MarViva, Central American Partner in Conservation


Our Central American partner in conservation is MarViva, an international, non-governmental, non-profit organization which safeguards and helps in the creation of marine protected areas in oceanic and coastal areas of Latin America and the Caribbean. They do this by providing legal expertise to the governments, help in the enforcement of existing laws, and aid in establishing new reserves. The overall aim of MarViva is to help create effective change toward a more sustainable use of coastal and marine resources.

MarViva was born in 2002 thanks to the vision of founder and president Erica Knie, who –working for AVINA during a trip through the region— realized how prevalent and serious was the problem of illegal fishing. On our Costa Rica and Panama cruise our guests' donations to MarViva go specifically to supporting community education initiatives, enforcement of regulations in National Parks, and the placement of buoys to protect coral reefs in Granito De Oro, off Coiba Island, Panama, one of our destinations on our Panama and Costa Rica cruise. The ocean around the large island of Coiba is the largest marine reserve off the Pacific coast of Panama, and is a major focus of efforts by MarViva for conservation, research and monitoring of fishing activity in the region. It is during our visits to this island on our Panama and Costa Rica cruise that we frequently encounter the patrol boats of MarViva and see them during patrols.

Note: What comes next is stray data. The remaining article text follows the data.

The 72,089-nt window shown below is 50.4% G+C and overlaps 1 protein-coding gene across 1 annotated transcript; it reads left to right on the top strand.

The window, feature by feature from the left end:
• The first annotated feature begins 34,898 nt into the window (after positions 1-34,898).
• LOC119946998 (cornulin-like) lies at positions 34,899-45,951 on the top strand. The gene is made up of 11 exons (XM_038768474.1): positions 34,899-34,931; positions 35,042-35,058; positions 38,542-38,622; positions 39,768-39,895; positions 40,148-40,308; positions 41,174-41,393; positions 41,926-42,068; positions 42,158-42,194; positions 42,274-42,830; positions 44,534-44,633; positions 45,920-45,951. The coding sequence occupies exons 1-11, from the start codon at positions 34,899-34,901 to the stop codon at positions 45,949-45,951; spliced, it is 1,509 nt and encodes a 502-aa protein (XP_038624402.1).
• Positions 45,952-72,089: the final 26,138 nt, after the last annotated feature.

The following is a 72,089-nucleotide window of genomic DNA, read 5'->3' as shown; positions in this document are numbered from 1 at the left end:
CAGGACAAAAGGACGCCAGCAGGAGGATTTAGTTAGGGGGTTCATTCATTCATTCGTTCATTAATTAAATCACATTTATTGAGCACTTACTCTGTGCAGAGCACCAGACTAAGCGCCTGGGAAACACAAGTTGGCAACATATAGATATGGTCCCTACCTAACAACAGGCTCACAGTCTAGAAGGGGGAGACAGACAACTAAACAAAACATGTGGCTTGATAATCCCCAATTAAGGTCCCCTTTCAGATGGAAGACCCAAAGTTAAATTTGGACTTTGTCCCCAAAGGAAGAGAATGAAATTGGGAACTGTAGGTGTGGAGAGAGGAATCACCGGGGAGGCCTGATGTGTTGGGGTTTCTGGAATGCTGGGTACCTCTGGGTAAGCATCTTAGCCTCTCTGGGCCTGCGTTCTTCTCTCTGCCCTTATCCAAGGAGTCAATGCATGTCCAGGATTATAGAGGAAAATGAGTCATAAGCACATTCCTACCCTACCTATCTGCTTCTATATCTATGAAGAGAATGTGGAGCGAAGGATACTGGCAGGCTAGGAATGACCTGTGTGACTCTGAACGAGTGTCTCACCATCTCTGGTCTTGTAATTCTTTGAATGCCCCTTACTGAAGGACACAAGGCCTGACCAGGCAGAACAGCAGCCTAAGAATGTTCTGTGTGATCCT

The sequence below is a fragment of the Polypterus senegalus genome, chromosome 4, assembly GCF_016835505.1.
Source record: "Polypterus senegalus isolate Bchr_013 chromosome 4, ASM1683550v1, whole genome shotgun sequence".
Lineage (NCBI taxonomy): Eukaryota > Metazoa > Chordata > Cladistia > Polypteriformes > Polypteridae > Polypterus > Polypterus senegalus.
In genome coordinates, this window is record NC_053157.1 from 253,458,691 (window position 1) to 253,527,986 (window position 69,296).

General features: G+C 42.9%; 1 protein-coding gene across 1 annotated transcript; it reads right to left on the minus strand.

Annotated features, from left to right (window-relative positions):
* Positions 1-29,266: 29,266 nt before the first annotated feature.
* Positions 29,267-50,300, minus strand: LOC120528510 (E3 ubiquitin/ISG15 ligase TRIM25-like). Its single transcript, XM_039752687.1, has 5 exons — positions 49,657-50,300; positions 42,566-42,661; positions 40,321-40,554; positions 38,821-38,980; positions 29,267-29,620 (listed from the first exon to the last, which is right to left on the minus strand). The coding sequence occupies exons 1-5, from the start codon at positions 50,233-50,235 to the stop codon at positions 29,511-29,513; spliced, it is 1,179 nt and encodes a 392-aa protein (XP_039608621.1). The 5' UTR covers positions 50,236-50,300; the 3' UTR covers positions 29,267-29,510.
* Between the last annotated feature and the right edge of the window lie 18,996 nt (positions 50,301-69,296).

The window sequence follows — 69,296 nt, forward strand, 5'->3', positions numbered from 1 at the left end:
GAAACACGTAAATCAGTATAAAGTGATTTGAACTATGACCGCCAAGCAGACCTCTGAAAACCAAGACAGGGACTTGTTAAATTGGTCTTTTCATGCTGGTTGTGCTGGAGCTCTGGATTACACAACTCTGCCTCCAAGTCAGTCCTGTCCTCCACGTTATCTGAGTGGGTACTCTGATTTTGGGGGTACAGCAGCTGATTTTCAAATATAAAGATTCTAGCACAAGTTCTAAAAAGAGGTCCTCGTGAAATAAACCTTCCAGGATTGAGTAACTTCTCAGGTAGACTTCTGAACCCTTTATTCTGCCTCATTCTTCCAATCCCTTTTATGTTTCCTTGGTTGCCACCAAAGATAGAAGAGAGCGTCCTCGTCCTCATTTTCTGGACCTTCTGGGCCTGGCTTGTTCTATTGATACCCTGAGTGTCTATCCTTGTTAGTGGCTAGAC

Cocos Island, the largest marine reserve off the coast of Costa Rica, and the Galapagos Marine Reserve form what is known as the “Cocos to Galapagos Marine Corridor” which plays a major role in the life cycles of many large, pelagic fish such as sharks. Information about the importance of this corridor is just now starting to appear, and MarViva is very aware of its role in the protection of the species who use this corridor.

MarViva has focused for several years on two gulfs along the Pacific coast of Costa Rica. “Golfo Dulce” in southern Costa Rica, close to the border with Panama and the " Gulf of Nicoya " which traditionally has been regarded as a "bottomless pit " in terms of the abundance of fish. Both are under direct threat from over-harvesting of marine resources, and MarViva is active in developing a surveillance plan for protected marine areas by means of agreements with governmental authorities that allow them to patrol alongside the park rangers, providing them with boats and personnel from the Foundation.

Not only locally, but internationally, MarViva works in creating awareness about marine conservation with different approaches, which include co-producing films like “The End Of The Line” (2009) or supporting the "Fish2Fork” campaign. In Europe, MarViva has worked with allies to create awareness about marine conservation, support marine research, and influence policy makers and the public in general. Since 2008, MarViva has partnered with Oceana in the Mediterranean region in order to investigate cases of illegal fishing and identify marine areas that should be protected because of their ecologic worth.

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